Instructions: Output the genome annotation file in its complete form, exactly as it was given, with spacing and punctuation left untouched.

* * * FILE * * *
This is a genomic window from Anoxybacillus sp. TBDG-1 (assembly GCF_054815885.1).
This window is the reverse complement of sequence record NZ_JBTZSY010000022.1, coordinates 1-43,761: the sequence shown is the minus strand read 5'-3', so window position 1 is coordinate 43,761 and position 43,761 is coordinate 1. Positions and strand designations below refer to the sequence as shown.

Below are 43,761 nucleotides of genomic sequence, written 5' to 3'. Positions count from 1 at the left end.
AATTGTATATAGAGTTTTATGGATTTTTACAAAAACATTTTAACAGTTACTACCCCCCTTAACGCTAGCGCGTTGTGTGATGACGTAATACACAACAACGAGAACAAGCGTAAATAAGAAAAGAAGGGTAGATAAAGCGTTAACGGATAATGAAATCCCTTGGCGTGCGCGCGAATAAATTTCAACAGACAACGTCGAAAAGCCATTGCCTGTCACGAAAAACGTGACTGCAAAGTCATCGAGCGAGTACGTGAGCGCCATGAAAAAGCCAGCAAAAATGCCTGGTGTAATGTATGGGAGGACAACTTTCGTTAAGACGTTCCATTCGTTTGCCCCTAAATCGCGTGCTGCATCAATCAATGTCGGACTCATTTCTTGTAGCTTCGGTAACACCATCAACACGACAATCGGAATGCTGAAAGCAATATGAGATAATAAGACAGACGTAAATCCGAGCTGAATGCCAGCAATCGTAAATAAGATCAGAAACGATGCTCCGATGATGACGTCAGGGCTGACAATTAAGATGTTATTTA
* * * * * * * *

This is a genomic window from Anoxybacillus sp. TBDG-1 (assembly GCF_054815885.1).
This window is the reverse complement of sequence record NZ_JBTZSY010000022.1, coordinates 1-43,761: the sequence shown is the minus strand read 5'-3', so window position 1 is coordinate 43,761 and position 43,761 is coordinate 1. Positions and strand designations below refer to the sequence as shown.

Below are 43,761 nucleotides of genomic sequence, written 5' to 3'. Positions count from 1 at the left end.
AATTGTATATAGAGTTTTATGGATTTTTACAAAAACATTTTAACAGTTACTACCCCCCTTAACGCTAGCGCGTTGTGTGATGACGTAATACACAACAACGAGAACAAGCGTAAATAAGAAAAGAAGGGTAGATAAAGCGTTAACGGATAATGAAATCCCTTGGCGTGCGCGCGAATAAATTTCAACAGACAACGTCGAAAAGCCATTGCCTGTCACGAAAAACGTGACTGCAAAGTCATCGAGCGAGTACGTGAGCGCCATGAAAAAGCCAGCAAAAATGCCTGGTGTAATGTATGGGAGGACAACTTTCGTTAAGACGTTCCATTCGTTTGCCCCTAAATCGCGTGCTGCATCAATCAATGTCGGACTCATTTCTTGTAGCTTCGGTAACACCATCAACACGACAATCGGAATGCTGAAAGCAATATGAGATAATAAGACAGACGTAAATCCGAGCTGAATGCCAGCAATCGTAAATAAGATCAGAAACGATGCTCCGATGATGACGTCAGGGCTGACAATTAAGATGTTATTTA